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Downtown Houston skyline
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Unique Houston Attractions

At first glance Houston may seem like a sophisticated city with tall buildings, sprawling highways and abundant green space. Look deeper, though, and you’ll find a friendly and hospitable city with diverse neighborhoods, eccentric art, and quirky museums. Some of Houston’s best loved gems remain under the radar for even Houston’s repeat visitors but people willing to explore will find fun and unique attractions. Read on for a list of funky Houston locations you’ll want to include in your itinerary.


Beer Can House

Beer Can House

Beer Can House
John Milkovisch’s beer can-covered house in Rice Military is a Houston landmark. Starting in 1968, Milkovisch spent 18 years decorating his 1940s bungalow with aluminum beer can siding. The house and its front and back yards are covered with flattened beer cans, marbles, and rocks. Clinking curtains made from the cans’ pull-tabs hang from the front porch and eaves, and garlands made of cut beer cans hang from the roof’s edges. Today, the house is owned by the Orange Show Center for Visionary Art, which has made it into a folk art gallery and workshop where visitors can learn about the evolution of the house and see Milkovisch’s impressive work up close. Learn more.

Art Car Museum
Though very small, the Art Car Museum is a fun and free stop if you live in or visit Houston. Nicknamed the “Garage Mahal,” the museum’s emphasis is on art cars and contemporary arts from local, national and international artists. Its origins date back to  the 1984 Collision Show at the Lawndale Art Center, which saw the unveiling of Larry Fuente's Mad Cad, an art car that has since been featured across the country. The popularity of the show lead to art car workshops and eventually Houston’s popular Art Car Parade. Today Houston is considered the “Art Car Capital” so make sure to visit to check out the museum’s featured art cars and rotating exhibits. Learn more.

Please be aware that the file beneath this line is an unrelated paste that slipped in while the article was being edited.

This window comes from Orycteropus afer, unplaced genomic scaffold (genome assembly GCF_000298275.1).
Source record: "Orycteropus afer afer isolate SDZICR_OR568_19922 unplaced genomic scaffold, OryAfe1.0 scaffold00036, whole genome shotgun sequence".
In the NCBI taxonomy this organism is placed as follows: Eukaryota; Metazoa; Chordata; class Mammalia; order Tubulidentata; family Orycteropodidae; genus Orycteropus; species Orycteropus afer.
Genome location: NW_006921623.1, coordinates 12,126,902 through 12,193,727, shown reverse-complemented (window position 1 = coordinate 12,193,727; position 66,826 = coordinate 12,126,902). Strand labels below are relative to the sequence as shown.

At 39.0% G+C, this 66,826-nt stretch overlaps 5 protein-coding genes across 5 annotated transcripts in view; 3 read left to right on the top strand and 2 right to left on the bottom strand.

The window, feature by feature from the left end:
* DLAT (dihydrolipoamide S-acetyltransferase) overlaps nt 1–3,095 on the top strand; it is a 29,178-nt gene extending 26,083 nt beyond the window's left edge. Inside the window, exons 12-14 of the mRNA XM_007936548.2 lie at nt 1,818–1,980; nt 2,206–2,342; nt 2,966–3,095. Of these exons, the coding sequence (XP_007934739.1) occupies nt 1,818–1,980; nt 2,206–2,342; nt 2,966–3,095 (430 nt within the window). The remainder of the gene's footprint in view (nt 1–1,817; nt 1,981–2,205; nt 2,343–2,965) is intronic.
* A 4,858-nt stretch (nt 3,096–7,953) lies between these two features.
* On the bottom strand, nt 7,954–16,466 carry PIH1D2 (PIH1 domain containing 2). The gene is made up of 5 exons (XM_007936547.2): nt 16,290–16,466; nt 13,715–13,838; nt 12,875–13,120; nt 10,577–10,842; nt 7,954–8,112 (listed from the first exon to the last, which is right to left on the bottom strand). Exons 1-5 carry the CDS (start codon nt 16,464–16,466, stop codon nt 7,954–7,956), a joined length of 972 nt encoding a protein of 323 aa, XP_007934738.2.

Art Car Museum

Listening Vessels at Discovery Green

It’s easy to miss the Listening Vessels at Discovery Green in downtown Houston. Created by sculptor Doug Hollis, the two round concave limestone sculptures sit facing each other in the Wortham Foundation Gardens inside the park. Sit in one and have some else sit in the other. The sculptures focus sound waves and act as mirrors to reflect sound from one to the other. Say something softly and be surprised when the person sitting 70 feet across from you clearly hears what you said despite the distance.

National Museum of Funeral History
Only in Houston can you find a coffin shaped like a Mercedes Benz and a 4,500-pound hearse that is eight feet high and 19 feet long. It may sound a bit morbid but you’ll find everything you may want to know about funerals at the National Museum of Funeral History, a TK museum founded in 1922. Visitors to the museum can explore a 1900s casket factory through original design plans and photographs, see historical caskets, or learn more about embalming during battle in the Civil War Embalming exhibit. Learn more.

The Orange Show

Orange Show Monument

This quirky architectural monument in the East End was created by postman Jeff McKissack in honor of his favorite fruit. McKissak worked on the Orange Show from 1956 until his death in 1980. He transformed an empty lot into a colorful architectural maze of walkways, balconies, arenas and exhibits that encourage visitors to follow McKissak’s theories about health, longevity and good nutrition. Pay it a visit. Learn more.

The Big Bubble
If you’re around Houston’s Theater District and come across a red button on the Preston Street bridge, stop, press the button, and watch what happens. The bridge in Sesquicentennial Park overlooks Buffalo Bayou and when curious passersby press the button the water below bubbles and churns. Created by Houston artist Dean Ruck in 1998, the button known as Big Bubble is public art with a very important purpose – aerating the stagnant bayou waters. It’s also a fun and quirky attraction for visitors and locals alike. So, go on, look for that bright red button and press it. It’s extremely satisfying.

By: GHCVB Staff  

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